Thomas Byttebier

Freelance digital designer

What is your story?

As a designer who loves systems, processes and methodology, I adore On Kawara’s structured approach to art and painting. Kawara was a Japanese conceptualist. Almost every day of his life, he meticulously painted the current date in the date format of the country he was in. If he didn’t finish his painting by midnight, he’d destroy it right away.

Mar.11,1967 by On Kawara

Kawara was obsessed with time and place. Throughout his life, amongst many other artworks, he created about 3000 of these super clean, and beautiful date paintings.

Apr.24,1990 by On Kawara

When I was in London recently, I bought a cheap postcard replica of one of his date paintings. I was in a creative downfall at the time, pondering. I turned to writing, but didn’t really know what to write about. I wanted to create, but didn’t feel very inspired.

So I gave up trying, comforting myself that no matter what, some days we just suck at what we do.

It was in this mindset that the Kawara postcard struck a chord. It made me think and somehow gave me a mental boost. I realized the painting reminded me of two important things:

  1. If I want to write, every subject makes a good story. There’s no need to think big.
  2. When it’s hard to get into a creative flow, I just have to get started.

1. Every subject makes a good story

From my early to late twenties I was co-publishing a music magazine. I wrote album reviews on an almost daily basis. I enjoyed doing it and found it to be relatively easy even. As promo cds were mailed in, the topic was always there. I just picked a cd from the pile, started writing and hit publish.

Blogging is much harder. There is no stack of subjects in a mail box waiting to be tackled. So what to write about? What on earth could be of interest to people? What do I have to say that is relevant to this world? Obviously, questions like these are quite counterproductive…

It was with great surprise that I recently discovered these questions are in fact universal in nature. Even Fyodor Dostoyevsky wrote something about this in the nineteenth century already. Somewhere in White Nights, the Russian novelist hints:

But how could you live and have no story to tell?

There’s no such thing as lack of topic. To live is to have a story to tell. There is always something you deeply care about. It doesn’t matter how big or small you are. It doesn’t matter what job you have or what industry you’re in. Maybe it doesn’t even matter if your story is relevant or not. What matters is whether you decide to share your story with the world, or not.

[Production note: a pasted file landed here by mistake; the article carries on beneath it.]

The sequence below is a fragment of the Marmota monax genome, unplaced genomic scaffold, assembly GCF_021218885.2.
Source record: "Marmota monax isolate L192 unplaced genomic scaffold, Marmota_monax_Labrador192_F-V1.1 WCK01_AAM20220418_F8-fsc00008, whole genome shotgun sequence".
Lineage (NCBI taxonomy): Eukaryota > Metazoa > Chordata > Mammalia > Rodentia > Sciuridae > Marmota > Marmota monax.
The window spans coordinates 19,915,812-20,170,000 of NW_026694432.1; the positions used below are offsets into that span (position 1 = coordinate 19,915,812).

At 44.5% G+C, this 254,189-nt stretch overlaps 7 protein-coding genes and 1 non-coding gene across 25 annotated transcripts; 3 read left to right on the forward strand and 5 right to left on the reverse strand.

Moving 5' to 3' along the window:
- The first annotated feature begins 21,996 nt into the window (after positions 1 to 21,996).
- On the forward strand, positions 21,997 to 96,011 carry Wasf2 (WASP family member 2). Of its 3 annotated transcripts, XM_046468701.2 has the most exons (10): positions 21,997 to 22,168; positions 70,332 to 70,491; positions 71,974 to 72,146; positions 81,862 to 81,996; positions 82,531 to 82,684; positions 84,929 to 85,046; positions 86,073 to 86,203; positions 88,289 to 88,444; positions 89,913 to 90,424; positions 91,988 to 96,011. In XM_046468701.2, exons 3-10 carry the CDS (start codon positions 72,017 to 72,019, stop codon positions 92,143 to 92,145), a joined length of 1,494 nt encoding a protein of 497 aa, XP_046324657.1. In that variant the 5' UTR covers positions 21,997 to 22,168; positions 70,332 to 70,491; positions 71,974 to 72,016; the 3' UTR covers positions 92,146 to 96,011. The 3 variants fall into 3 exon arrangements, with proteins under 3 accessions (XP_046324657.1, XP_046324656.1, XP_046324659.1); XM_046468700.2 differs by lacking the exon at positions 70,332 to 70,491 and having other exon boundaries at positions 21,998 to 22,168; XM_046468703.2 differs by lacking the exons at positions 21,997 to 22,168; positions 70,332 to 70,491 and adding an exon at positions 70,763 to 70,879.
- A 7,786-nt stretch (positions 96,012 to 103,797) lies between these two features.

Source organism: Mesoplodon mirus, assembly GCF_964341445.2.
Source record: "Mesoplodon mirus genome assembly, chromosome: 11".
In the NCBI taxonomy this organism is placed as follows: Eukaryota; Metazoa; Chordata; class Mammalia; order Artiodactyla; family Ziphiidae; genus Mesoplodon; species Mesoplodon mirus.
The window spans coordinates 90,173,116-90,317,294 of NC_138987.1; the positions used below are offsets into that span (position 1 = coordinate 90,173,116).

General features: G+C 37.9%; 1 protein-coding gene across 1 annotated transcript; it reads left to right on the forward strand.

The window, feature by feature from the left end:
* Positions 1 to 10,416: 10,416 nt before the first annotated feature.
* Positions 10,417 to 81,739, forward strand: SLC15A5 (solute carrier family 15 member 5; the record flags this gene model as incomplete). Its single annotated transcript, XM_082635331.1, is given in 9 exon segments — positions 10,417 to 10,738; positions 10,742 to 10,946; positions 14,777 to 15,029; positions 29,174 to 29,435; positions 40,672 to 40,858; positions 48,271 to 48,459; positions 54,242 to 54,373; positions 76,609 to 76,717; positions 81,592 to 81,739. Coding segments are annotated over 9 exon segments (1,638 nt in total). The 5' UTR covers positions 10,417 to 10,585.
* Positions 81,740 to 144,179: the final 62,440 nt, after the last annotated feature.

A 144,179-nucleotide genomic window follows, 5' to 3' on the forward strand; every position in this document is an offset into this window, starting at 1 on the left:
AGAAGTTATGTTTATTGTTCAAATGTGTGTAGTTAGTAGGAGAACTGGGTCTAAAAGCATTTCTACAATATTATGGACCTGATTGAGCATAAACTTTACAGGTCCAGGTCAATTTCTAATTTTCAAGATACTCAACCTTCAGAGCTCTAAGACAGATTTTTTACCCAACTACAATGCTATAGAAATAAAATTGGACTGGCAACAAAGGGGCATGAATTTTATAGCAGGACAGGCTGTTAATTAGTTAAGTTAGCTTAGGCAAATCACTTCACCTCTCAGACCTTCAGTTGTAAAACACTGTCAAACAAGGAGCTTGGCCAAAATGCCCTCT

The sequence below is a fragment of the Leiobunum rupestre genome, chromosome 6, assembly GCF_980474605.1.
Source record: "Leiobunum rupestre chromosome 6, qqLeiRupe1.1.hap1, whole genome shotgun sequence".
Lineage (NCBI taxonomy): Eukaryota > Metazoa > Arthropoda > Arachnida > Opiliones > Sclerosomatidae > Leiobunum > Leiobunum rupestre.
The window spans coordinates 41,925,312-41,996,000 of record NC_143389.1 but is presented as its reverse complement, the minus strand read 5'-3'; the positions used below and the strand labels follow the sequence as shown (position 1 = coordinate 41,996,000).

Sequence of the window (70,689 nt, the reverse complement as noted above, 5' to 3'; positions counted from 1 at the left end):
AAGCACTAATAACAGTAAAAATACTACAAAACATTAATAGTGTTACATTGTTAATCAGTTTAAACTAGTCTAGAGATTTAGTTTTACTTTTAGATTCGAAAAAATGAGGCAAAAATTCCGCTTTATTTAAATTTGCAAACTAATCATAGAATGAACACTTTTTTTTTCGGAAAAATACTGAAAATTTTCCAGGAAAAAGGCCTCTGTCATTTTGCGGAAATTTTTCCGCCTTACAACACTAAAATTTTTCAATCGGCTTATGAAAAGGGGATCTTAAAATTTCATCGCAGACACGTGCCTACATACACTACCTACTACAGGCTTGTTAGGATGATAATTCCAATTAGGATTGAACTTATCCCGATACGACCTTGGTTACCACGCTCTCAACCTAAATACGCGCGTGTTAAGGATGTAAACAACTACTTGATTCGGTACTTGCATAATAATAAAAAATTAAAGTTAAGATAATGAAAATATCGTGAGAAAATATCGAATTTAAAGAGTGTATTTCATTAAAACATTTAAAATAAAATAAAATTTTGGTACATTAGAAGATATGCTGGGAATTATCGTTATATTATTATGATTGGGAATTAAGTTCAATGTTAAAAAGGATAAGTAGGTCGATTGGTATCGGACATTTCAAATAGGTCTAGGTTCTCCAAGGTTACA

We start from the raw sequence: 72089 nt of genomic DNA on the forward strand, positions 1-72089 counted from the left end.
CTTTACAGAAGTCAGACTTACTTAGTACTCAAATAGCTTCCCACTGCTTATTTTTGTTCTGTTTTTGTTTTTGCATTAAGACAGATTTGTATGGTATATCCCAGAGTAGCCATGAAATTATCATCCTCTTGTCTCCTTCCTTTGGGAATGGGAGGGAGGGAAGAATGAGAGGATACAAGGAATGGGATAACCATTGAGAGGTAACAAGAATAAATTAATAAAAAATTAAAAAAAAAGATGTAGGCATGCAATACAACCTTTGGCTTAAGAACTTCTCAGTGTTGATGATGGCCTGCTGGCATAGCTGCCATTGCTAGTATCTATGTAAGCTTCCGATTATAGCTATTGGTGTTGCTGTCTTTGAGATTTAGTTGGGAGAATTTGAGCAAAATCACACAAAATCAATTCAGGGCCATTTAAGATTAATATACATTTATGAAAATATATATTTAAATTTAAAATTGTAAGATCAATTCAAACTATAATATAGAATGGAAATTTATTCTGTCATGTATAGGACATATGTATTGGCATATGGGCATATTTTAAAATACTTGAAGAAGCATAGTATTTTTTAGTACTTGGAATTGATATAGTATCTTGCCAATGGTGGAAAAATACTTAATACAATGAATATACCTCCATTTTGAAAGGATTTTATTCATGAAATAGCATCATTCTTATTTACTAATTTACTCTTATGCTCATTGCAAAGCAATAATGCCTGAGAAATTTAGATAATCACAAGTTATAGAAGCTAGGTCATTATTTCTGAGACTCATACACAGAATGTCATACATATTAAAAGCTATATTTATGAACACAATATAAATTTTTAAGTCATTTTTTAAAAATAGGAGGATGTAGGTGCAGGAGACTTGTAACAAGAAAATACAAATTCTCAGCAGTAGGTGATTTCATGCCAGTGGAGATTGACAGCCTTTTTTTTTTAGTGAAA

So I have decided to share more of my stories, and this is just one of them. Because I realized I want to write more. I love the process. I love the structure it brings to the mind. And I know writing leads to interesting opportunities.

At some point early in his career, On Kawara decided to share his obsession and paint his first date painting.

Dostoyevsky and Kawara give me the confidence that as long as what I write fascinates me, it will resonate with people. I just have to get started and trust something will come out of it.

Something by On Kawara

2. I just have to get started

Of course something will come out of it. And so I promised myself that even at times when writing appears to be the hardest thing there is, I’ll be at my desk struggling anyway. Because a long while ago, Chuck Close taught me it’s in the process that ideas emerge. And throughout the years I found that to be the simple truth: it pays to struggle.

According to the American contemporary artist — and contrary to popular belief — if you want to do creative work, inspiration is absolutely unnecessary and somehow deceptive. The quote from Close below is targeted towards artists, but it applies to any creative:

The advice I like to give young artists, or really anybody who’ll listen to me, is not to wait around for inspiration. Inspiration is for amateurs; the rest of us just show up and get to work.

If you wait around for the clouds to part and a bolt of lightning to strike you in the brain, you are not going to make an awful lot of work. All the best ideas come out of the process; they come out of the work itself. Things occur to you. If you’re sitting around trying to dream up a great art idea, you can sit there a long time before anything happens. But if you just get to work, something will occur to you and something else will occur to you and something else that you reject will push you in another direction. Inspiration is absolutely unnecessary and somehow deceptive. You feel like you need this great idea before you can get down to work, and I find that’s almost never the case.

For at least some of my recent blog posts, I just sat down and started to write. I initially decided on a topic, but ended up publishing a post about a different subject. It was indeed in the writing process that interesting things happened, that I discovered new ideas and faced new insights.

Writing forces to deeply reflect about a topic. And when immersed in a topic, brain cells create crazy new connections.

I’m pretty confident On Kawara at some point realized that the best ideas come to you when you’ve fully immersed yourself into your work, engrossed in a topic that fascinates you. And in that sense, the date paintings may as well have been a way for him to get into his studio every day, immerse himself into the topic of his fascination, and just start working, trusting it would trigger his mind into other art ideas as well.

Of course that’s all just assumption. It’s just my story. And it probably doesn’t matter, but I decided to share it anyway.